Many people consider CI to "hard to get going with" when actually the hard part is the build automation. Once you got that done all you need to do is set up the most amazing cron job definition and runtime environment of all time, which is quite easy to do for PHP and you're set. You might have guessed by now that I'm a big fan of Jenkins and all I can say is that it's not called "The Swiss army knife of automation" for nothing. I do enjoy working on and with CI environments, improving them and making them do stuff I'd need to do by hand to help create one continues flow of "value" to the customer.

Continuous Deployment

Speaking of continuously delivering value: The time it takes to get your software into production is time it should make you money or sit on a developers machine waiting for the next release that is scheduled for the next quarter.

The web has fundamentally changed the cost of "shipping a fix" because we don't need any interaction from our customers anymore. The ability to do software updates 20 or 50 times a day is incredibly exiting to me.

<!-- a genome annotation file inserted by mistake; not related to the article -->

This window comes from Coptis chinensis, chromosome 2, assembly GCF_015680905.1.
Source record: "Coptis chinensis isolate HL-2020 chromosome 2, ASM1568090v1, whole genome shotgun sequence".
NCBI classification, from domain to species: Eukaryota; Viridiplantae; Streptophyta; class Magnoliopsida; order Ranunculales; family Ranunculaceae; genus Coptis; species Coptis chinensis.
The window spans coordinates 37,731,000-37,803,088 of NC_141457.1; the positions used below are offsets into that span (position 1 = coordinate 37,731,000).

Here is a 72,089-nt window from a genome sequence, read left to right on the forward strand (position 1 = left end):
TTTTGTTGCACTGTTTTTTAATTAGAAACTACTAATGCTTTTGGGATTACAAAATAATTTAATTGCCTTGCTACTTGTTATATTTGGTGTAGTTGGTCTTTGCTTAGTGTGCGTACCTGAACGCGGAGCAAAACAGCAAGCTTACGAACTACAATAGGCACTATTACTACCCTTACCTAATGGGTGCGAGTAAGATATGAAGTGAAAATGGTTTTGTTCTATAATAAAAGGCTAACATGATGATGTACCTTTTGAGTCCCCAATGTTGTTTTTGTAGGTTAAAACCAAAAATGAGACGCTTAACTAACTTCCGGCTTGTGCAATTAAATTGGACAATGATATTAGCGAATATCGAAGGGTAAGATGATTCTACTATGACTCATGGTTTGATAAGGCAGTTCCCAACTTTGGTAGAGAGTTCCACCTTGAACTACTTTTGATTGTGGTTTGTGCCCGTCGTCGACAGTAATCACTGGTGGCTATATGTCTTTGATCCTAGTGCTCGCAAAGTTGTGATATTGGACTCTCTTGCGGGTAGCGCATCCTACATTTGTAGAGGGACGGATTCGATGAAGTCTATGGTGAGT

Test driven development

When we are shipping software 20 times a day how can we make sure to now break the site at least 5 times a day?

The easy answer is "By writing automated tests for everything" but the real problems comes from "How do we actually get all those tests written" and it took our Industry quite some time to figure out that "Test driven development" seems to be the way to go. I've been using TDD on and off for about two years now and the times where I was able to where the ones I was happiest with the results. For me it just works and allows me to focus on building good APIs and having the implementations come natural.


With all the previous praise for Agile and Continuous things comes one challenge: You have to actually get that stuff on the production machines and roll out software updates all the time. Getting stuff done means getting operations on board and changing the way monitoring and "releases" work. To me it felt like a natural progression to do more "Sysadmin" stuff when moving to a more Senior role. When the issues during development are somewhat taken care of most of the really bad stuff happens when rolling code out into production so I went to the place where the issues where. I don't have as much puppet experience as I'd like at the moment but I've worked with systems shipping from svn, git and using Linux packing tools like .rpm and .deb.